02 May

Did Sucuri Lie About a Claimed SQL Injection Vulnerability or Unnecessarily Frighten People Due to Not Doing Basic Testing?

Yesterday we wrote about the web security company Sucuri overstating the impact of a SQL injection vulnerability, which they had re-discovered a year and half after we had discussed it. That was one of two claimed SQL injection vulnerabilities they disclosed recently and the post on the other, claimed to be in the plugin Advance Contact Form 7 DB, manages to be worse.

Their post starts by making a claim that doesn’t seem to make sense:

As part of our regular research audits for our Sucuri Firewall, we discovered an SQL injection vulnerability affecting 40,000+ users of the Advanced Contact Form 7 DB WordPress plugin.

Reviewing the security of a plugin for SQL injection vulnerabilities shouldn’t be connected to an audit for a firewall, it seems the intent is probably to advertise their firewall, which makes the rest of what we found seem worse.

They gave the claimed vulnerability a DREAD Score of 7/10, which is not all accurate when you know what we found.

Later in the post they make this claim:

If attackers are able to set arbitrary values for the variable $fid, they can modify the query in such a way that can lead to a full server compromise. We cannot underestimate the ramifications of an SQL injection — or know exactly how many servers may allow attackers to obtain more than just encrypted hashes and user emails.

Looking at the code impacted tells a different story. There are two SQL statements that are not properly secured.

Here is the one of them:

$arr_total = $wpdb->get_results("SELECT data_id FROM `".VSZ_CF7_DATA_ENTRY_TABLE_NAME."` WHERE `cf7_id` = " .$fid . " ".((!empty($search)) ? "AND `value` LIKE '%%".$search."%%'" : "")." GROUP BY `data_id`");

Here is the second:

$query = "SELECT * FROM `".VSZ_CF7_DATA_ENTRY_TABLE_NAME."` WHERE `cf7_id` = ".$fid." AND data_id IN(
				SELECT data_id FROM `".VSZ_CF7_DATA_ENTRY_TABLE_NAME."` WHERE 1 = 1 AND `cf7_id` = ".$fid. ((!empty($search)) ? " AND `value` LIKE '%%".$search."%%'" : "") . ((!empty($search_date_query)) ? $search_date_query : "") ."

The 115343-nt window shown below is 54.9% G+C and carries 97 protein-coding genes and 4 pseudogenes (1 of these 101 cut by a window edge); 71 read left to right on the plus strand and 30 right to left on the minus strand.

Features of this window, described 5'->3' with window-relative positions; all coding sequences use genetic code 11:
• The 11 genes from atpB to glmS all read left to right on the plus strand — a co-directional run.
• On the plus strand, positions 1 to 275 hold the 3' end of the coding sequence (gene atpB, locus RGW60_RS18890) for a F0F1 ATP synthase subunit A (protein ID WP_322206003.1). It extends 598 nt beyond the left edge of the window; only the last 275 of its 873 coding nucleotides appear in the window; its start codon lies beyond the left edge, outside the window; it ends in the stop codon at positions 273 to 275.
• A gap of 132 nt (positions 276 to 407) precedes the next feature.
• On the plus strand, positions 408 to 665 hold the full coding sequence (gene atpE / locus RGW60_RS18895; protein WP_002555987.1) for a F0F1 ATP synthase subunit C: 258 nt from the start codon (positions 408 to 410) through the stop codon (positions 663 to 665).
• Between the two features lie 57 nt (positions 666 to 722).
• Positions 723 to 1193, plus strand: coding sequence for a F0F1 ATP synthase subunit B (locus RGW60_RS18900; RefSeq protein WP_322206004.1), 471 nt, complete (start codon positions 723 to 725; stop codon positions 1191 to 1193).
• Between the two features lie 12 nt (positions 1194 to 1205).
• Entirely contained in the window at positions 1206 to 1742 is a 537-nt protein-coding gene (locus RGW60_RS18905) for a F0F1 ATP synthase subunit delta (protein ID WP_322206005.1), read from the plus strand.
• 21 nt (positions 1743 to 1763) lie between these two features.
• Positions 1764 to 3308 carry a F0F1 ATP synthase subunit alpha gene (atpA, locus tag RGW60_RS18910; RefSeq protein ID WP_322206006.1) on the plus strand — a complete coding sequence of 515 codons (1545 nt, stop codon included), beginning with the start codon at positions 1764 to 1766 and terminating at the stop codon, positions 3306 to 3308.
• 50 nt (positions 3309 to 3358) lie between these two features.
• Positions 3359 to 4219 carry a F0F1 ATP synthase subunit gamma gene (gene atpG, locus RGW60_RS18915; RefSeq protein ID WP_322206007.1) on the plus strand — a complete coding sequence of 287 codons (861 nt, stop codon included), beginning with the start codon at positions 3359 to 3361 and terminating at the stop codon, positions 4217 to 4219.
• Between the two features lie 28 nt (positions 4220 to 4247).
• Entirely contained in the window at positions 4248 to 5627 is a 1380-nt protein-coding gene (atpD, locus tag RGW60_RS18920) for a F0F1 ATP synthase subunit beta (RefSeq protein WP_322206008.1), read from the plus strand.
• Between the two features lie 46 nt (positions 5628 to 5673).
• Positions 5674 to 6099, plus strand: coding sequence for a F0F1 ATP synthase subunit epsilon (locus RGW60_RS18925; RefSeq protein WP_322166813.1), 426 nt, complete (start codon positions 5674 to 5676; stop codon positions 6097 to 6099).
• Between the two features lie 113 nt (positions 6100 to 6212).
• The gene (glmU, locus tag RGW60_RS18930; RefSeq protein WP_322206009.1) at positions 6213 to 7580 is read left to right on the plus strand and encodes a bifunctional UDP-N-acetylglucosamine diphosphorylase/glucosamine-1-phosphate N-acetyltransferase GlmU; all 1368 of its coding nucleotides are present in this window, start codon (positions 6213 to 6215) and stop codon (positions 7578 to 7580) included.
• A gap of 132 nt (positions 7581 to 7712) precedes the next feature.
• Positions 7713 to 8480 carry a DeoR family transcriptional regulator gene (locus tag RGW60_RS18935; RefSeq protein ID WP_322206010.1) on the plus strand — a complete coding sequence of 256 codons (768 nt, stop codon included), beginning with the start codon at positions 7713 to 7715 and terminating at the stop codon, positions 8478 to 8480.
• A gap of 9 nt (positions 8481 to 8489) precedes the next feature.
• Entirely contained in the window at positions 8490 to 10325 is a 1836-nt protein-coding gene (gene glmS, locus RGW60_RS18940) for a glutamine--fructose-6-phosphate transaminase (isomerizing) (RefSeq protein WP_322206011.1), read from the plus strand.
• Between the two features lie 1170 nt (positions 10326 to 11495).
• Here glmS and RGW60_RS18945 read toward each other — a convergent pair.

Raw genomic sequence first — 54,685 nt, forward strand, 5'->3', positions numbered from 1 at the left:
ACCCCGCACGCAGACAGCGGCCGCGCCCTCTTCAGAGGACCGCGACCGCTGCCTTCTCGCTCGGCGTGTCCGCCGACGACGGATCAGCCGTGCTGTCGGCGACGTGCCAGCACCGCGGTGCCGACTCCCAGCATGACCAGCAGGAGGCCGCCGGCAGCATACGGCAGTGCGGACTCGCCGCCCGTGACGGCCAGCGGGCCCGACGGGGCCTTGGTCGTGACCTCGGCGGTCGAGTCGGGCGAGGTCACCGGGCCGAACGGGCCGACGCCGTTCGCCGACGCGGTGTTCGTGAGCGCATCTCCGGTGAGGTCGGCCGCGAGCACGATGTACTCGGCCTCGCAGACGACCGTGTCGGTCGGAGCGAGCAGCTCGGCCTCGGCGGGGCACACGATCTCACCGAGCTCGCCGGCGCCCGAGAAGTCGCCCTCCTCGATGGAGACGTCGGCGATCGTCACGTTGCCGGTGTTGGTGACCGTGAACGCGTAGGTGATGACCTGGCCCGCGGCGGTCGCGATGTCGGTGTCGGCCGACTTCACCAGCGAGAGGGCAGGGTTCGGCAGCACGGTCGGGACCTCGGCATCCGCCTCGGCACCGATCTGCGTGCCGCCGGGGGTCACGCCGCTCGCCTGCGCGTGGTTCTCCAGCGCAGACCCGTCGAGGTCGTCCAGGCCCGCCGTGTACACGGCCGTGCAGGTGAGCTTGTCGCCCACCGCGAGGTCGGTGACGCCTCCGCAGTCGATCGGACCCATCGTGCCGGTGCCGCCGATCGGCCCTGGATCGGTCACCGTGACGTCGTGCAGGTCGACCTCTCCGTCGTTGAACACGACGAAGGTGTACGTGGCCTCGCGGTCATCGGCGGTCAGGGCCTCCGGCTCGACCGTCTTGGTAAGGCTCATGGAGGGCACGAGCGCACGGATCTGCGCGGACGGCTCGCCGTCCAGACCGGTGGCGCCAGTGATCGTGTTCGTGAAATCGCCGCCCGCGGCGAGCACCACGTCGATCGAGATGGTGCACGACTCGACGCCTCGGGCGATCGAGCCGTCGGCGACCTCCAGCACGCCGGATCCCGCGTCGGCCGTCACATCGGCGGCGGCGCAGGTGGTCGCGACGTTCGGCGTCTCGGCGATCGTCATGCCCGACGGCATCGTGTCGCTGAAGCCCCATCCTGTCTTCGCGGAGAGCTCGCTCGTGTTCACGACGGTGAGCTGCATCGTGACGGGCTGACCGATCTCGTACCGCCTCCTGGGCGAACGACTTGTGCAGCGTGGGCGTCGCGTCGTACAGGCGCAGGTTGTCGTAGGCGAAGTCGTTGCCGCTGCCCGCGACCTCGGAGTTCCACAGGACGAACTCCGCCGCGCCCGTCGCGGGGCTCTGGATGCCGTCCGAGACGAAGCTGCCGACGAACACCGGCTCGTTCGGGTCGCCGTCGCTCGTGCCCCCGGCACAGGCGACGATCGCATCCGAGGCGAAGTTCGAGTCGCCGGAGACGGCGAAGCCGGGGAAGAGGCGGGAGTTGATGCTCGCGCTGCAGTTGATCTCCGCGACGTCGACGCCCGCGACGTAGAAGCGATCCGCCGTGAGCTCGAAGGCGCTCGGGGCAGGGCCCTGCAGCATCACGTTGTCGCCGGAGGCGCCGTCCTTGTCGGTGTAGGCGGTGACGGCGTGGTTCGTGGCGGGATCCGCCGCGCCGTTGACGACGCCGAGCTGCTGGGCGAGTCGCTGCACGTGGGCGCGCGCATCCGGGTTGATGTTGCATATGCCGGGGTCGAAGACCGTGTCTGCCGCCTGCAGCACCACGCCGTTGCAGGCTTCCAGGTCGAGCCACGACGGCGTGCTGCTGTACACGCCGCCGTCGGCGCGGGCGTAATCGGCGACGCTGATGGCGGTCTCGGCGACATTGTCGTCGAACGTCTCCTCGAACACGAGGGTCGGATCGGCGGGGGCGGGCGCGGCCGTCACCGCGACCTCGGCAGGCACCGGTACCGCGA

GROUP BY `data_id` ORDER BY ".$cf7d_entry_order_by." LIMIT ".$offset.",".$items_per_page."
			ORDER BY " . $cf7d_entry_order_by;
$data = $wpdb->get_results($query);

What is important about those is that they involve SELECT statements, so what you could do with those is limited to getting data from the database. That doesn’t match the next part of their post as they make this claim:

While plugin users won’t necessarily see anything malicious on the website, the most obvious indicator of compromise would be malicious content found within the database.

Some SQL injection vulnerabilities allow modifying data in the database, but just looking at that code would tell that wasn’t the case here. What looks to be there based on that code is a vulnerability that as we mentioned in yesterday’s post is not likely to be exploited on the average website.

Confusingly after that it is then stated:

SQL injections are dangerous and can impact a variety of SQL databases. Using this vector, attackers can manipulate a site argument in order to inject their own commands to the database and retrieve sensitive data — including usernames and password hashes.

All of what we just told you there, though, doesn’t really matter, since you can’t actually exploit this as Sucuri makes it sound. They may have given a good clue as to that when they wrote this:

If attackers are able to set arbitrary values for the variable $fid, they can modify the query in such a way that can lead to a full server compromise.